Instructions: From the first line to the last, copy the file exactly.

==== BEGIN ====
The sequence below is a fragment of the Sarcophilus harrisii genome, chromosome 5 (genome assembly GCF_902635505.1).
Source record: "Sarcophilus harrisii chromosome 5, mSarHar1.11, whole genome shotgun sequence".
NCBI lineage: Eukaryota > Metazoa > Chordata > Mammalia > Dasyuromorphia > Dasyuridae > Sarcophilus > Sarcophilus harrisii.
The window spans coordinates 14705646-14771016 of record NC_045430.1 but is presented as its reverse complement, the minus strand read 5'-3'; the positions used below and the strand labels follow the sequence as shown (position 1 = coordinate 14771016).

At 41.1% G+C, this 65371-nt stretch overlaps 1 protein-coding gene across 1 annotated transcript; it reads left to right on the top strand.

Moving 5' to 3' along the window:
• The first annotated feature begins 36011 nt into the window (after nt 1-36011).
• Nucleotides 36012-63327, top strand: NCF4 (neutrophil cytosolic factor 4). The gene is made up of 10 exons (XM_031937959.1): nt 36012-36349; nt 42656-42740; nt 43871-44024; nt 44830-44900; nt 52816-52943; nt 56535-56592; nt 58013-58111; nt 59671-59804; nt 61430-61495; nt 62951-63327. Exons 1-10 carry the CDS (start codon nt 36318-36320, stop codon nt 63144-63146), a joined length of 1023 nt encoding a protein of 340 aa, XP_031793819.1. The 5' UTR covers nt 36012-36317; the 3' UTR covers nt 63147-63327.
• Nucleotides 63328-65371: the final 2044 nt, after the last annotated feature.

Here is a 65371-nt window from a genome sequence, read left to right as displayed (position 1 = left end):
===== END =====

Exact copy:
The sequence below is a fragment of the Sarcophilus harrisii genome, chromosome 5 (genome assembly GCF_902635505.1).
Source record: "Sarcophilus harrisii chromosome 5, mSarHar1.11, whole genome shotgun sequence".
NCBI lineage: Eukaryota > Metazoa > Chordata > Mammalia > Dasyuromorphia > Dasyuridae > Sarcophilus > Sarcophilus harrisii.
The window spans coordinates 14705646-14771016 of record NC_045430.1 but is presented as its reverse complement, the minus strand read 5'-3'; the positions used below and the strand labels follow the sequence as shown (position 1 = coordinate 14771016).

At 41.1% G+C, this 65371-nt stretch overlaps 1 protein-coding gene across 1 annotated transcript; it reads left to right on the top strand.

Moving 5' to 3' along the window:
• The first annotated feature begins 36011 nt into the window (after nt 1-36011).
• Nucleotides 36012-63327, top strand: NCF4 (neutrophil cytosolic factor 4). The gene is made up of 10 exons (XM_031937959.1): nt 36012-36349; nt 42656-42740; nt 43871-44024; nt 44830-44900; nt 52816-52943; nt 56535-56592; nt 58013-58111; nt 59671-59804; nt 61430-61495; nt 62951-63327. Exons 1-10 carry the CDS (start codon nt 36318-36320, stop codon nt 63144-63146), a joined length of 1023 nt encoding a protein of 340 aa, XP_031793819.1. The 5' UTR covers nt 36012-36317; the 3' UTR covers nt 63147-63327.
• Nucleotides 63328-65371: the final 2044 nt, after the last annotated feature.

Here is a 65371-nt window from a genome sequence, read left to right as displayed (position 1 = left end):